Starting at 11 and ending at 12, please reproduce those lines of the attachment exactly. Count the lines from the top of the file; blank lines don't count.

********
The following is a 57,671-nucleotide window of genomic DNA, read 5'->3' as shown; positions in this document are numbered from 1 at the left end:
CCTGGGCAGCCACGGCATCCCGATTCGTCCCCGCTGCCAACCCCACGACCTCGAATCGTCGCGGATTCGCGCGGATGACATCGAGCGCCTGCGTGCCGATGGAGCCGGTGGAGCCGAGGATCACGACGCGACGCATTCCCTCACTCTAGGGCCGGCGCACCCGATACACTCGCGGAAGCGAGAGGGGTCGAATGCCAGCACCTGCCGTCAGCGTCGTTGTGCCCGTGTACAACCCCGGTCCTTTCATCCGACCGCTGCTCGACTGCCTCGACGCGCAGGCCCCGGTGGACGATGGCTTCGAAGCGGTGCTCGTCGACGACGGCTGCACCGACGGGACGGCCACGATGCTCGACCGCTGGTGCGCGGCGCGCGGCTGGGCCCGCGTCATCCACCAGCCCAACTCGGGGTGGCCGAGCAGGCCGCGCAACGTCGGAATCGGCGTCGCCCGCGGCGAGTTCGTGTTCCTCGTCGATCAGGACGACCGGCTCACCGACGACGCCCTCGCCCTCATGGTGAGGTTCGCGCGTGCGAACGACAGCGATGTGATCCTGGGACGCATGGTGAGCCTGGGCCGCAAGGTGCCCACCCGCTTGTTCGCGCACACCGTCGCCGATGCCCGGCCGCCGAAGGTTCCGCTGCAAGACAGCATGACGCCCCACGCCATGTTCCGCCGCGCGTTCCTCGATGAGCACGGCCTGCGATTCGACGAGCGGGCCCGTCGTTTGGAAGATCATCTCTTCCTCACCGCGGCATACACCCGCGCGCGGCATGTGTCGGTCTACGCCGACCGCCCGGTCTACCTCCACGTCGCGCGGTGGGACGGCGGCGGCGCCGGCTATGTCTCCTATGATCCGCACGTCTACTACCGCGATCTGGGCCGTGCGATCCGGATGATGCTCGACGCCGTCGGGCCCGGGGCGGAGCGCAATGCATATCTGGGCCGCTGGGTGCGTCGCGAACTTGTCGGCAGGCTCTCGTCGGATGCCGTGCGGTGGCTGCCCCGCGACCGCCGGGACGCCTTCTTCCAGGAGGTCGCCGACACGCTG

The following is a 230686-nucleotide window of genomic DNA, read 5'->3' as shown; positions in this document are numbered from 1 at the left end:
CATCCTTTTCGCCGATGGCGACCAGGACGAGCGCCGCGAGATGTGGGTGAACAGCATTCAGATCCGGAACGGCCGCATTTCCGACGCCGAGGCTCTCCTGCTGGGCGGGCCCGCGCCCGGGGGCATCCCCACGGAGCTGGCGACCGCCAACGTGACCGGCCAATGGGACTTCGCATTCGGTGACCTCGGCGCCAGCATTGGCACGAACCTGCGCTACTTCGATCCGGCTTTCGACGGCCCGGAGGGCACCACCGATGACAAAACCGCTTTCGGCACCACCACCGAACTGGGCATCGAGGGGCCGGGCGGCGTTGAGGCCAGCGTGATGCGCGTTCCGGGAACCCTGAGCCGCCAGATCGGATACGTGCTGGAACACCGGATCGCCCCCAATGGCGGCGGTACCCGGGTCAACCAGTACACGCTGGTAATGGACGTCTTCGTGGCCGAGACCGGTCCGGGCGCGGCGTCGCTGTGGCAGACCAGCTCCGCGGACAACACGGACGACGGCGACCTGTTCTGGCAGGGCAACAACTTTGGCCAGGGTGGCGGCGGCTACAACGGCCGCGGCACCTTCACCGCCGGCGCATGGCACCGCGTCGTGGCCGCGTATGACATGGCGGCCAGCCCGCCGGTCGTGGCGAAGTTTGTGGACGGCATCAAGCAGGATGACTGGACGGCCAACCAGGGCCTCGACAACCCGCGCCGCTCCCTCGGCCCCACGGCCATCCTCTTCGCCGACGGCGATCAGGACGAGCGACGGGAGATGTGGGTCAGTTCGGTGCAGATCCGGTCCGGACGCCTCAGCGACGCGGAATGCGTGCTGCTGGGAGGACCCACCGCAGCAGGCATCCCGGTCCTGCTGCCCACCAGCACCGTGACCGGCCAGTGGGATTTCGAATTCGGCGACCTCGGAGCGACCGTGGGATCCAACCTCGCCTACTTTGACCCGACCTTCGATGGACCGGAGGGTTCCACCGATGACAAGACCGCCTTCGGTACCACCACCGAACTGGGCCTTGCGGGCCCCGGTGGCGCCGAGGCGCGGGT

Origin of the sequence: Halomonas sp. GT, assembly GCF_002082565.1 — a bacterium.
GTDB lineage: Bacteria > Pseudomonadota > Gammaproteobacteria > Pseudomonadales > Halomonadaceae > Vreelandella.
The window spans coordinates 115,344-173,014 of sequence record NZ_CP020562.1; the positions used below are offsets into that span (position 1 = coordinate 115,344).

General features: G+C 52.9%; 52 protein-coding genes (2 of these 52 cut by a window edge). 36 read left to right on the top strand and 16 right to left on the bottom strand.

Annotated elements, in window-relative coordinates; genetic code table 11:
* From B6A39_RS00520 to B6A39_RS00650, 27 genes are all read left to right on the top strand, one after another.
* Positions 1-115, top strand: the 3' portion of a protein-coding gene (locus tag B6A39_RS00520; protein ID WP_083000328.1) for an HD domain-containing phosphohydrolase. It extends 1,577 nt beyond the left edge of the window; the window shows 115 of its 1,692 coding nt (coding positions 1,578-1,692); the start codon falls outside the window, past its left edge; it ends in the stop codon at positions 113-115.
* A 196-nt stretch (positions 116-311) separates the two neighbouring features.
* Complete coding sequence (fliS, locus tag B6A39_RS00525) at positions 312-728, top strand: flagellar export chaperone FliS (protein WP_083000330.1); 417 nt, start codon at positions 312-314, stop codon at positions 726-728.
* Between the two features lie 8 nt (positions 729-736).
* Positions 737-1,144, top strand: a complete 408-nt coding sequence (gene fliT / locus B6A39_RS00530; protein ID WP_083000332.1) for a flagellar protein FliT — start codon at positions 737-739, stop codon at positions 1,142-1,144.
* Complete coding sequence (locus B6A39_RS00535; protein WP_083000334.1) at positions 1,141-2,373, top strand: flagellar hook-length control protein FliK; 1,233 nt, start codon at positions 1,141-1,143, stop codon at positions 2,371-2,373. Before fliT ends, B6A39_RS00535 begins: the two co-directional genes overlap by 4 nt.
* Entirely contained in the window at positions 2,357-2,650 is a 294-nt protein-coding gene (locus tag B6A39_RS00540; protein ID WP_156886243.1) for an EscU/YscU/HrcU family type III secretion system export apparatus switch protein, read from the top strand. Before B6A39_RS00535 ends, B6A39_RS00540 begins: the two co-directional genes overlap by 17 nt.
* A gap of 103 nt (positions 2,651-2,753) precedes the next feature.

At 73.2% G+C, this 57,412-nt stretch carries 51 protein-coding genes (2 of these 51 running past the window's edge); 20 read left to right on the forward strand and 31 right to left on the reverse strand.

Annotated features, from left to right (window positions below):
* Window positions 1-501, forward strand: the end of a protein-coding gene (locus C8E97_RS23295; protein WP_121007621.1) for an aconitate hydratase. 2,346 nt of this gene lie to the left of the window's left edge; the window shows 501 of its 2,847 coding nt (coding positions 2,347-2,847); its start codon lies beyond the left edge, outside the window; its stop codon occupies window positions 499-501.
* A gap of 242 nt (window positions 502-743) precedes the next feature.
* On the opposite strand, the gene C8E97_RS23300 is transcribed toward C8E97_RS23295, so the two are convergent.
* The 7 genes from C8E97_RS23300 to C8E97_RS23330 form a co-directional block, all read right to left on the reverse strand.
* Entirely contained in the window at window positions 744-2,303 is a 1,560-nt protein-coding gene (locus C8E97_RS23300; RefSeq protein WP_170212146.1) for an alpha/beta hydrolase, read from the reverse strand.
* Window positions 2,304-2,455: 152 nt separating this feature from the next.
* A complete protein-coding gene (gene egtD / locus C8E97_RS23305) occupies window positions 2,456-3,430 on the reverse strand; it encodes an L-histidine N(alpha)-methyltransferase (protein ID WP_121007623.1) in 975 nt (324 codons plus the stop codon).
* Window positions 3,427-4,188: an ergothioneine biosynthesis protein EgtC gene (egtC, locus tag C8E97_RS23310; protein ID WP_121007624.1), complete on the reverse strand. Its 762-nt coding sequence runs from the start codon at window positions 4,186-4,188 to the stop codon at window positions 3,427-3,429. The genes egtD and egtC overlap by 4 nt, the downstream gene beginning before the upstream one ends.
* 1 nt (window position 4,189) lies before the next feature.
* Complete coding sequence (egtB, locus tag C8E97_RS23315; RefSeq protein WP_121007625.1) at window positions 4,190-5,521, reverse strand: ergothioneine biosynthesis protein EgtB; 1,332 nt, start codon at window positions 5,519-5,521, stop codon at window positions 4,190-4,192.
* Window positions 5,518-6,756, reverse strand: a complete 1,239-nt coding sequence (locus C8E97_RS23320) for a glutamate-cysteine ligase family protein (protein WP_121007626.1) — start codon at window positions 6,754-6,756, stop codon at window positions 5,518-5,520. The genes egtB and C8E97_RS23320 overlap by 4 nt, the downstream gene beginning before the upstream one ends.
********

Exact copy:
* Positions 1-115, top strand: the 3' portion of a protein-coding gene (locus tag B6A39_RS00520; protein ID WP_083000328.1) for an HD domain-containing phosphohydrolase. It extends 1,577 nt beyond the left edge of the window; the window shows 115 of its 1,692 coding nt (coding positions 1,578-1,692); the start codon falls outside the window, past its left edge; it ends in the stop codon at positions 113-115.
* A 196-nt stretch (positions 116-311) separates the two neighbouring features.